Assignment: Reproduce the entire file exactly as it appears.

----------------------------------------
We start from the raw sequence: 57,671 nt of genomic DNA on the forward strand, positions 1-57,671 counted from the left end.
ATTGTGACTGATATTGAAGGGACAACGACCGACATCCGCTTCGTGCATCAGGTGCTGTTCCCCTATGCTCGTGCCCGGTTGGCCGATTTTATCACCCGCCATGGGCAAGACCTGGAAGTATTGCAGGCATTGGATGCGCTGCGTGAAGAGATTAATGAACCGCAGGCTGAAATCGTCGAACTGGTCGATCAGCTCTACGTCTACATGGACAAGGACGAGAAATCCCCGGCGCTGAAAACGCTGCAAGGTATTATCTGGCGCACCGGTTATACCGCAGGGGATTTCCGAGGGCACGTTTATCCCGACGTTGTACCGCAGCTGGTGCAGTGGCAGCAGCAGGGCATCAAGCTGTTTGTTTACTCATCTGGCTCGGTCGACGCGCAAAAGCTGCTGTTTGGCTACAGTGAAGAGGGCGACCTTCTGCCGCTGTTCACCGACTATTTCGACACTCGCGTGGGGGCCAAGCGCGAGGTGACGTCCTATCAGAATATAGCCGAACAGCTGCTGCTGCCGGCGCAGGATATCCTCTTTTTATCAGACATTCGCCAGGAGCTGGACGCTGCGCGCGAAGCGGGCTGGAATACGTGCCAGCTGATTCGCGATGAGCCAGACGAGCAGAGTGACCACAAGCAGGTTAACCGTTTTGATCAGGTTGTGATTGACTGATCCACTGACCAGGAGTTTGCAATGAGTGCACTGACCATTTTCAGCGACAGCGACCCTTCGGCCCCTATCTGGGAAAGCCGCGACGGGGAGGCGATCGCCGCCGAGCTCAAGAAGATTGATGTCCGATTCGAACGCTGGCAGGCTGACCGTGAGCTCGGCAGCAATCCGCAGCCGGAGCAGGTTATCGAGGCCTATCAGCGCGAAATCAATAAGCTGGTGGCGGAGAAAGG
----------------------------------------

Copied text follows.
We start from the raw sequence: 57,671 nt of genomic DNA on the forward strand, positions 1-57,671 counted from the left end.
ATTGTGACTGATATTGAAGGGACAACGACCGACATCCGCTTCGTGCATCAGGTGCTGTTCCCCTATGCTCGTGCCCGGTTGGCCGATTTTATCACCCGCCATGGGCAAGACCTGGAAGTATTGCAGGCATTGGATGCGCTGCGTGAAGAGATTAATGAACCGCAGGCTGAAATCGTCGAACTGGTCGATCAGCTCTACGTCTACATGGACAAGGACGAGAAATCCCCGGCGCTGAAAACGCTGCAAGGTATTATCTGGCGCACCGGTTATACCGCAGGGGATTTCCGAGGGCACGTTTATCCCGACGTTGTACCGCAGCTGGTGCAGTGGCAGCAGCAGGGCATCAAGCTGTTTGTTTACTCATCTGGCTCGGTCGACGCGCAAAAGCTGCTGTTTGGCTACAGTGAAGAGGGCGACCTTCTGCCGCTGTTCACCGACTATTTCGACACTCGCGTGGGGGCCAAGCGCGAGGTGACGTCCTATCAGAATATAGCCGAACAGCTGCTGCTGCCGGCGCAGGATATCCTCTTTTTATCAGACATTCGCCAGGAGCTGGACGCTGCGCGCGAAGCGGGCTGGAATACGTGCCAGCTGATTCGCGATGAGCCAGACGAGCAGAGTGACCACAAGCAGGTTAACCGTTTTGATCAGGTTGTGATTGACTGATCCACTGACCAGGAGTTTGCAATGAGTGCACTGACCATTTTCAGCGACAGCGACCCTTCGGCCCCTATCTGGGAAAGCCGCGACGGGGAGGCGATCGCCGCCGAGCTCAAGAAGATTGATGTCCGATTCGAACGCTGGCAGGCTGACCGTGAGCTCGGCAGCAATCCGCAGCCGGAGCAGGTTATCGAGGCCTATCAGCGCGAAATCAATAAGCTGGTGGCGGAGAAAGG